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Family and Medical Leave Lawyers in Missouri

Helping Clients Take Extended Medical Leave from Work

If you need to take extended medical leave from work, your rights to unpaid leave are protected under the Family Medical Leave Act (FMLA). This act mandates that many workplaces must provide unpaid leave to their employees with the promise of a job when they return to work as long as the employee provides enough notice. Unfortunately, many employers do not know about this law or do not choose to enforce it, which can create stressful and frustrating situations for employees who must now choose between their health and their careers.

If your employer refuses to let you take unpaid leave that you are eligible for under the FMLA, you may be able to take legal action against them for violating federal law. At Riggan Law Firm, LLC, our team of attorneys will review your case to determine if you can pursue legal action. We can also advise you of your rights to help you get unpaid leave from your employer if you still need it. For more information about the FMLA and how it pertains to your situation, contact our attorneys today by calling 314-528-9661.

Who is Covered by the Family and Medical Leave Act?

The FMLA allows employees to take 12 weeks of medical leave every year. However, the FMLA only applies under certain circumstances. The employee must have worked for their employer for at least 12 months, although those months do not have to be consecutive. The employee must also have worked at least 1,250 in the past 12 months prior to the medical leave. The employee must also work at a location where the employer has 50 or more employees in a 75-mile radius.

If all these factors are true, the employee can apply for medical leave under the FMLA. Some employers offer more medical leave to attract experienced and qualified applicants for their open positions. Even if the employee is not eligible for FMLA, some employers would rather give them medical leave than force them to quit. Employee turnover is expensive, and it is often much cheaper to retain someone than to hire and train a new employee.

When Does the Family and Medical Leave Act Apply?

If an employee is covered under the FMLA, they must then qualify for a covered event to receive unpaid leave.

The FMLA applies in the following situations:

  • The birth of a newborn child
  • The adoption or fostering of a new child
  • An employee dealing with their own serious health condition
  • Providing care for an immediate family member with a serious health condition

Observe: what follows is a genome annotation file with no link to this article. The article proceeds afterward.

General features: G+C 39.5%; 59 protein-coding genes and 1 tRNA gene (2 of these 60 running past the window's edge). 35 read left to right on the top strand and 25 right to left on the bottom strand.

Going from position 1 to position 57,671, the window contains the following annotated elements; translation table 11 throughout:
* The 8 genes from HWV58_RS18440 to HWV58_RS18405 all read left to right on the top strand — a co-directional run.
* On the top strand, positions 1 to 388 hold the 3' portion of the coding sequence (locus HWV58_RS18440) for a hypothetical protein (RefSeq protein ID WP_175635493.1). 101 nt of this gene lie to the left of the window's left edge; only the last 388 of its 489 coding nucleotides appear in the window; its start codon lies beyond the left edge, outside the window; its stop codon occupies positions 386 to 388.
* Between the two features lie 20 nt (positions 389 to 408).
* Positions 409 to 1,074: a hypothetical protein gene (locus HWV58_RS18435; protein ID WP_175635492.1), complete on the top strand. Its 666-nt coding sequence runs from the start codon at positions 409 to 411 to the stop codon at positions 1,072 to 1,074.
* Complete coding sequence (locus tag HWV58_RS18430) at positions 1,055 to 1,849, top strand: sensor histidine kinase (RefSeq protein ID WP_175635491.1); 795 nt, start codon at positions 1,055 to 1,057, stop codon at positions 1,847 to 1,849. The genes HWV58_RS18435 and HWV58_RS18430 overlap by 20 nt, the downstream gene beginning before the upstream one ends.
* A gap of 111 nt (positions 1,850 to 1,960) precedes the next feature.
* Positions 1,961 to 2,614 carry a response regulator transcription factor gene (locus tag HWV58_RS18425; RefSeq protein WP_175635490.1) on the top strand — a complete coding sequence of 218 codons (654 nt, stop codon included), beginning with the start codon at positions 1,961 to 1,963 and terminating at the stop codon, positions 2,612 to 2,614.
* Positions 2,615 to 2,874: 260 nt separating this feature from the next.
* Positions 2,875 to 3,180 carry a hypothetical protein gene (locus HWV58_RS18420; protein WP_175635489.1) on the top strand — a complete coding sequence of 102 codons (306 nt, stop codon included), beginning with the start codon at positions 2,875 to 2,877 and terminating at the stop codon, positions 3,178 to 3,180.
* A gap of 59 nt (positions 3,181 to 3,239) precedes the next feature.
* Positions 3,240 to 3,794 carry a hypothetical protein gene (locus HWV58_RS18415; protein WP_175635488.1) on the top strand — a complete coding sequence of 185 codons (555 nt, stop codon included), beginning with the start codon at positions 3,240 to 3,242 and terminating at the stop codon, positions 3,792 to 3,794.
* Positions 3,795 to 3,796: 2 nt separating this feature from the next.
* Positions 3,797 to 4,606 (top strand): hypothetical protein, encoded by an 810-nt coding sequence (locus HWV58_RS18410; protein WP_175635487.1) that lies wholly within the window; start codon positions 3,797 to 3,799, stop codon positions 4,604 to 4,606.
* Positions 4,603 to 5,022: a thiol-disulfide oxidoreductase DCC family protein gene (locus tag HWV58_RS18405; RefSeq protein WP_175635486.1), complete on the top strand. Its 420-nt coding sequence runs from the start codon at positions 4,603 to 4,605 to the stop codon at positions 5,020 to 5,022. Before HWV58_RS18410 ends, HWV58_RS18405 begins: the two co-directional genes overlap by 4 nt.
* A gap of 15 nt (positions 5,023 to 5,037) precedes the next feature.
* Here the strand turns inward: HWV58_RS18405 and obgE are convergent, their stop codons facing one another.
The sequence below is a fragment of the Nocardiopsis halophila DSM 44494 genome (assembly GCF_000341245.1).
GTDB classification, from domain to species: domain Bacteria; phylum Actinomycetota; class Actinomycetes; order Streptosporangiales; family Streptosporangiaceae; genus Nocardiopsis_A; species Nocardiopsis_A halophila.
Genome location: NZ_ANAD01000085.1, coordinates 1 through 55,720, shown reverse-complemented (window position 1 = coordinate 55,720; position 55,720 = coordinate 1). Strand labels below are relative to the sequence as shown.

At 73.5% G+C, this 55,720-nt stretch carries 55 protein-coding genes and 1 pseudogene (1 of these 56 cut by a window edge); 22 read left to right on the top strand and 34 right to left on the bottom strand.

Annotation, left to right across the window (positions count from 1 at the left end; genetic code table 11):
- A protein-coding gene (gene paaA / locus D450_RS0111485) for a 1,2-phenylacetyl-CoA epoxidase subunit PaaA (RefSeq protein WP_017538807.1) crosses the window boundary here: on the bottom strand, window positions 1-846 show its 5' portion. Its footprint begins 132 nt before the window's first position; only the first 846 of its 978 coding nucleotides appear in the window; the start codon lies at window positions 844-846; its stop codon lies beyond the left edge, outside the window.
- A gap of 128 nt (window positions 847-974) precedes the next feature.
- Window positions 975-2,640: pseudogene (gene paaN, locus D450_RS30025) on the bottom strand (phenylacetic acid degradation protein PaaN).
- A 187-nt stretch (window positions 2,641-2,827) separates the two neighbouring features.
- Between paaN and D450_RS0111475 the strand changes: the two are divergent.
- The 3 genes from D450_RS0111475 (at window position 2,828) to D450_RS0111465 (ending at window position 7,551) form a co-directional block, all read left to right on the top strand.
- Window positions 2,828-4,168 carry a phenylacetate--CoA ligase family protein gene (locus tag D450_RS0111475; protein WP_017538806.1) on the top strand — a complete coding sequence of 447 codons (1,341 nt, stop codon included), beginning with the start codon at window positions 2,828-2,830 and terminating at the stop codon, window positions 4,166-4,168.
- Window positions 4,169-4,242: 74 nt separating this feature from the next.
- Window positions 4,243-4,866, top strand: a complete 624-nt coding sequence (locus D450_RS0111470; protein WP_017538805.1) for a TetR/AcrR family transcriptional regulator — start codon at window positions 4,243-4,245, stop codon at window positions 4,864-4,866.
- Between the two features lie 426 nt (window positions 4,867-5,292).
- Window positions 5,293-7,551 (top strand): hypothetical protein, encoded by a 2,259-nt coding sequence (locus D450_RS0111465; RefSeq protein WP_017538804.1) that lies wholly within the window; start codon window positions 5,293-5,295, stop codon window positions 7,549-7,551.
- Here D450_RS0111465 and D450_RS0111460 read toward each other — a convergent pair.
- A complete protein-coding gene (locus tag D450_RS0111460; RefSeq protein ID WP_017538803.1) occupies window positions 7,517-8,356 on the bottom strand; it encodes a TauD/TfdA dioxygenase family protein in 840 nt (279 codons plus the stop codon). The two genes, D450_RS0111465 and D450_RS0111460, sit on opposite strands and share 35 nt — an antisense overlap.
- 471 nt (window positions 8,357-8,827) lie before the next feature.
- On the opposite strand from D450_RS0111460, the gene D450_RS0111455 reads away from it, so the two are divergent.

• Issues arising from an immediate family member in the National Guard or Armed Services reserve

Any parent, regardless of gender, can qualify for the FMLA for the birth or placement of a new child. If you qualify for the FMLA, your employer must allow you to take this leave. Similarly, your employer cannot retaliate against you when you return to work by using harassment, discrimination, or threats of termination. If you have experienced any negative consequences when attempting to use unpaid leave through the FMLA, you have rights that are protected by law. Our team can help you understand these rights and how they pertain to your situation.

How Does the FMLA Define a Serious Health Condition?

The term “serious health condition” can be vague and may cover many medical conditions in the FMLA. It’s essential to understand what a serious health condition may be if you are attempting to qualify for the FMLA. You may be able to take leave if you are caring for an immediate family member with a serious health condition, like a parent, child, or spouse. You may also qualify for leave if you yourself are dealing with a serious health condition that requires treatment.

The FMLA describes a serious health condition as the following:

  • Inpatient care, which is defined as three or more days of incapacity that include two or more doctor visits or one doctor visit and ongoing treatment. The first visit must be within seven days of incapacity, and the second must be within 30 days of incapacity.
  • Related to pregnancy or prenatal care.
  • Related to restorative surgery or a condition that would result in incapacity if left untreated.
  • Chronic health conditions that require treatment at least twice a year.
  • Permanent conditions that care may not be effective for.

Does Missouri Law Provide Additional Leave?

The FMLA only provides unpaid leave for 12 weeks. While some states provide additional leave to qualifying employees, Missouri, unfortunately, does not. If you are attempting to take a leave of absence due to medical conditions, the birth or placement of a child, or a situation related to the National Guard or Armed Services reserve, you must rely on the FMLA to provide unpaid leave. In some cases, employers may require you to use vacation days, sick days, or PTO days before taking leave. If you have concerns about taking a leave of absence, contact our team today.

How Can a Family and Medical Leave Attorney Help Me?

Federal regulations require employers to provide employees with unpaid leave if they qualify. Unfortunately, not all employers understand these guidelines, and you may face pushback from managers and supervisors if you attempt to exercise your rights. Our team at Riggan Law Firm, LLC, can help you understand the FMLA and how it pertains to your situation. We can also help you talk to your employer or take legal action against them if necessary. For more information and to learn more about how we can help you, call our office today at 314-528-9661.